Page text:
Dave just did something I’ve been thinki…

Dave just did something I’ve been thinking on and off about for a while now: Twitter meets podcasting. Behold – the promise of podcasting as voicemail….of _actually_ having a conversation via the ‘space phone’. I think I’ll dust off the FastCast idea after dinner tonight.

So the FastCast workflow tweaked for Twittering:
Record via Audio Hijack Pro -> HijackingWP script uploads to WordPress -> TwitterTools pushes Title and mp3 URL (not permalink) to Twitter.

Hmmm…HijackingWP could ping Twitter as well….more to come.

30 Jun 2007 Update:
Now, I’ve got an idea on how to work video into the mix. Not that video of any length could be under 200k, so there’s some work to do there. πŸ™‚

Ququoo.com: Twitter Timesheet Looking For Beta-Friends

Ququoo.com, my first Rails app is finally up and at a place where I’m happy with it.

Ququoo turns Twitter into a timesheet – by grouping your tweets and measuring the time between them.

As with any web app that was launched moments ago, there’s probably a few more things to tidy up and sort out. That said, Ququoo is looking for some beta-friends. If you’re interested and have a Twitter account; add ququoo

Elsewhere, Ed Kohler wonders if something like Ququoo.com can find an audience:

“I’m sure there are plenty of Twitter users who bill or their time on a consulting basis who would love to be able to Tweet their billable hours.” – Ed Kohler

Short Message Silo

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Jaiku’s growth strategy is getting Twitter’s overflow. But only if you look at it from a winner-take-all, one-silo-for-everyone, perspective.

Look at email. I like Apple’s Mail.app. Lots of other people like Gmail. I still know people that swear by Eudora. Despite the different applications, we all still get the messages from each other. The short message space is exactly the same.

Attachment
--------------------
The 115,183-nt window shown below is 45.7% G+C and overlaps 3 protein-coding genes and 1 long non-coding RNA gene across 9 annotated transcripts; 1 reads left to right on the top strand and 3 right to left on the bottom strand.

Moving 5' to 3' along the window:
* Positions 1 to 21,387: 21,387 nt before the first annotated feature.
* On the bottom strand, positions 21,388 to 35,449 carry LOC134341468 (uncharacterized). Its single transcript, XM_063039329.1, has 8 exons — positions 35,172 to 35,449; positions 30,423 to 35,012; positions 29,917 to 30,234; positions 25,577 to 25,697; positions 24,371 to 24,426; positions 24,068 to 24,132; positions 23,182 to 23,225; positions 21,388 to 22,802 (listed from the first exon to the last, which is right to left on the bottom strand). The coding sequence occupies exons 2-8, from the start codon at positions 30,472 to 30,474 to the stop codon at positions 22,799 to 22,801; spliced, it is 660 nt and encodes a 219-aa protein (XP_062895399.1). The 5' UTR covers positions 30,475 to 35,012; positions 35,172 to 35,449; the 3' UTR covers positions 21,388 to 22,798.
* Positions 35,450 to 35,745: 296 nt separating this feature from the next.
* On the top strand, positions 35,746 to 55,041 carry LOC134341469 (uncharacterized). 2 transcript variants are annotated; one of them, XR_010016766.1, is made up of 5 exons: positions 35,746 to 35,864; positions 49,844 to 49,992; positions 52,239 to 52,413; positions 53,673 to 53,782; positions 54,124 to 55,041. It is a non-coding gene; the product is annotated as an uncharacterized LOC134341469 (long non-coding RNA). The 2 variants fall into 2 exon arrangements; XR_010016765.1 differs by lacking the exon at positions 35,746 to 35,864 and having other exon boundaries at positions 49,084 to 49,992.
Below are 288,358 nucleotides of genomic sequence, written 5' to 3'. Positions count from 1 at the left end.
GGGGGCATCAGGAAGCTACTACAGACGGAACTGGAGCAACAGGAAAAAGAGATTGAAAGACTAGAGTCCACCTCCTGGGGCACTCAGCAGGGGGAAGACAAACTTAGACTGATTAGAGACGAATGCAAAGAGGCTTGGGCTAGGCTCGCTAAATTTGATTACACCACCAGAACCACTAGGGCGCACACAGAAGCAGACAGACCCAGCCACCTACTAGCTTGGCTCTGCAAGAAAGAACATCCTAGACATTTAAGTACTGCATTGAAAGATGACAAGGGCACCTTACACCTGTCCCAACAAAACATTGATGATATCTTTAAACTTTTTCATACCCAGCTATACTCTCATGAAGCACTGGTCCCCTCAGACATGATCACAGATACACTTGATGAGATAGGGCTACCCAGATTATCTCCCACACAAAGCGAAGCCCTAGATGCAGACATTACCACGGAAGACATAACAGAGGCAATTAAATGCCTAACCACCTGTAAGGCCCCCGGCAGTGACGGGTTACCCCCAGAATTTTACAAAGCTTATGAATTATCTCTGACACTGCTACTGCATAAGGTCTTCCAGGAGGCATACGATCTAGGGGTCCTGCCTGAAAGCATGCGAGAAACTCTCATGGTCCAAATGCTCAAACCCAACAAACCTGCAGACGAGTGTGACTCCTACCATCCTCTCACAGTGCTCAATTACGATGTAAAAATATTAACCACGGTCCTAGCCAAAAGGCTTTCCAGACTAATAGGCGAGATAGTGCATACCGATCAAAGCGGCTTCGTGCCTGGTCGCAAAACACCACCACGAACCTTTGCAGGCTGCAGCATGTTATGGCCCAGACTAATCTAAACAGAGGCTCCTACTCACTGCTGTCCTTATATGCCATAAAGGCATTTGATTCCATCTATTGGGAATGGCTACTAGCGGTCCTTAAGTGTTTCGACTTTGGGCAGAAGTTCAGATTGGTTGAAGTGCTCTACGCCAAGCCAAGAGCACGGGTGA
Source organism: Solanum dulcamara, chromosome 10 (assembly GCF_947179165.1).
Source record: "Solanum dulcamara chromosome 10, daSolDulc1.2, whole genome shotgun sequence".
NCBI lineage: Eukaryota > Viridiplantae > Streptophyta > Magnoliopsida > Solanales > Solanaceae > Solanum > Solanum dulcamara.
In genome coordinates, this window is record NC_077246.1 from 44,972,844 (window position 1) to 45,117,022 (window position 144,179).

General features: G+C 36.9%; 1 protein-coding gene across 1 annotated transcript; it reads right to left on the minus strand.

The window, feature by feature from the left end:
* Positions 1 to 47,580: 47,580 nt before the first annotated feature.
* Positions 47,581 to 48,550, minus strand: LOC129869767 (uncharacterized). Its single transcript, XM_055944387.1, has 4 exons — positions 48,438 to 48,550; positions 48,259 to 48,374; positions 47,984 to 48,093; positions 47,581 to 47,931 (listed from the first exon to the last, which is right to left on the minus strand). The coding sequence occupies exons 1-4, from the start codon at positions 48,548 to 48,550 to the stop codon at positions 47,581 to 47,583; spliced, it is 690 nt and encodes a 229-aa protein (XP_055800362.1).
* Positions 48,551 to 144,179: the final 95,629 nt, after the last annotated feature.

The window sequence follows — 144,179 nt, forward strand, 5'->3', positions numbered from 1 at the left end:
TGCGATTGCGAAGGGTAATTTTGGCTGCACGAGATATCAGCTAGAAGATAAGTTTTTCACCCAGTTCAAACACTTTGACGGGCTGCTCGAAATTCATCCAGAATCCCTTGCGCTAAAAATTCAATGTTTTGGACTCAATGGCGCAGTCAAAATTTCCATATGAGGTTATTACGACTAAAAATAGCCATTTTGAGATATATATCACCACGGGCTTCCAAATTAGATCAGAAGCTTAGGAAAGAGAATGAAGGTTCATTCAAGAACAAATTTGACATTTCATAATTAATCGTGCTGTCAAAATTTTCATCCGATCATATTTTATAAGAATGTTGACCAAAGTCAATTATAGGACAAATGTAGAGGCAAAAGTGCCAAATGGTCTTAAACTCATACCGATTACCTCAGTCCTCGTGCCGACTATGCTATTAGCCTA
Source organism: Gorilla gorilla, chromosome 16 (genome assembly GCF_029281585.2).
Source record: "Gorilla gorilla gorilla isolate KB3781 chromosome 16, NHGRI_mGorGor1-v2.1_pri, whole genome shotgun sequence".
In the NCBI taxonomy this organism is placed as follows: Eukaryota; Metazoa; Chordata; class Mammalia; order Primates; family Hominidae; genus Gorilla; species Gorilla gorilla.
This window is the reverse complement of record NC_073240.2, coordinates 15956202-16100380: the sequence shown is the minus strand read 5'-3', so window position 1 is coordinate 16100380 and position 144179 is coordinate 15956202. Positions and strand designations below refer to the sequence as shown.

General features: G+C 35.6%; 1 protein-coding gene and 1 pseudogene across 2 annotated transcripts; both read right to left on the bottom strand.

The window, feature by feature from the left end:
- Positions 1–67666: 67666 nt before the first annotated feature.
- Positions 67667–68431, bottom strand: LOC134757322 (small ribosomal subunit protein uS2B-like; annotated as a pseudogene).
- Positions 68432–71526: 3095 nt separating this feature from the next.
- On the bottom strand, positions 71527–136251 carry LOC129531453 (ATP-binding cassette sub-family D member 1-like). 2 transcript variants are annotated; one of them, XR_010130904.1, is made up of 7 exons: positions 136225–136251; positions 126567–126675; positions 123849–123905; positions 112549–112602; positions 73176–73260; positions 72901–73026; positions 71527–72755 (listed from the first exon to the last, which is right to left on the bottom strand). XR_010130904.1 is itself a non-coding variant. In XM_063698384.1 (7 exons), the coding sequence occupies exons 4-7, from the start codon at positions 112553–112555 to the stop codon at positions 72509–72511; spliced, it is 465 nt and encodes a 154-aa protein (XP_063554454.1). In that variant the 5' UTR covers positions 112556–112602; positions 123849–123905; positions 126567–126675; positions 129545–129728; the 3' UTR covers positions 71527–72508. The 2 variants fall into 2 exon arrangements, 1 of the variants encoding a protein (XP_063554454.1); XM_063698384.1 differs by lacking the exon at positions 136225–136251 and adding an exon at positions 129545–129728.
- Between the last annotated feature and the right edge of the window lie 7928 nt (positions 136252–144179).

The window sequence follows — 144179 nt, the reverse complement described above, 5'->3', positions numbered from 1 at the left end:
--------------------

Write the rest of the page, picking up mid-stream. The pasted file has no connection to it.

Yeah, I’ve got an account at both Jaiku and Twitter, and this morning I signed up at ShoutAt [screencast].

In the same way I don’t know which email client people write their email in (yet, we still have community and friendship), Twitter and Jaiku and MySpace and Last.FM and LinkedIn silos need to melt away.

Then they’ll actually be useful. Not just today’s overbooked, over-hyped hang-out.

To the rescue: TwitKu.com. Thanks for the pointer Harold.

Friday, April 13, 2007 2:07:46 PM

Twitter Tools sends a tweet every time I update a post. I really dig that since I’ve been updating (rather than writing new) lately. I find it especially useful for posts that have fallen off the RSS feed.

Follow My iTunes via Twitter

Thanks to Doug Adams’ script, Current Track to Twitter v1.5, if you follow me via Twitter you’ll get continual updates on what I’m listening to.

I’m digging Twitter as way to automatically publish in the background. I can keep my flow and we can stay connected.

I see this quality that’ll keep Twitter from being Pet Rock 2.0. If more and more people can ‘tweet’ without thinking about it (via the API, not the browser) Twitter fades into the background, like the internet itself.

QSPress – Quicksilver and WordPress Make Me Twitter

I’m with Aaron, I don’t quite get Twitter. If you want to know what’s on my mind…read this blog. What I do get about is really, really fast publishing. The faster, the better.

So, I cooked up a little script (11 lines) to post directly to this blog from Quicksilver. If you’ve got a WordPress blog, or blog that understands the MetaWeblogAPI (though, I’ve only tested it on WP).

So, if you want to twitter on your own blog…download QSPress.

The posts look something like this and hey, no character limits. πŸ˜‰

More on the QSPress page

LATER:
Eric, I say this script is proof XML-RPC isn’t dead.

Last time I checked, Flickr’s ‘blog this’ was XML-RPC. Copy-and-Paste and XML-RPC are two different things. C-and-P exists because video needs at least one ’embed’ tag and well, that’s hard. Add to that, XML-RPC needs an end-point url and a password, that’s a level of complexity above – ‘here take this code’. They serve two different functions – though the final product looks similar.

Note to Self: Stop Using Eric Rice’s Brain

Listening to the Joyeur podcast on Twitter, I made a note to look into fictional Twitter accounts.

Then I see this post by Eric Rice:

“By setting up a character-driven, fictional Twitter account, not only can I do a sultry little dance on the fine line of ARGs (alternate reality gaming), but that 140 character limit is the BEST thing to ever happen to the creative process.”

The time between when I wrote this and he hit publish: ~30 minutes.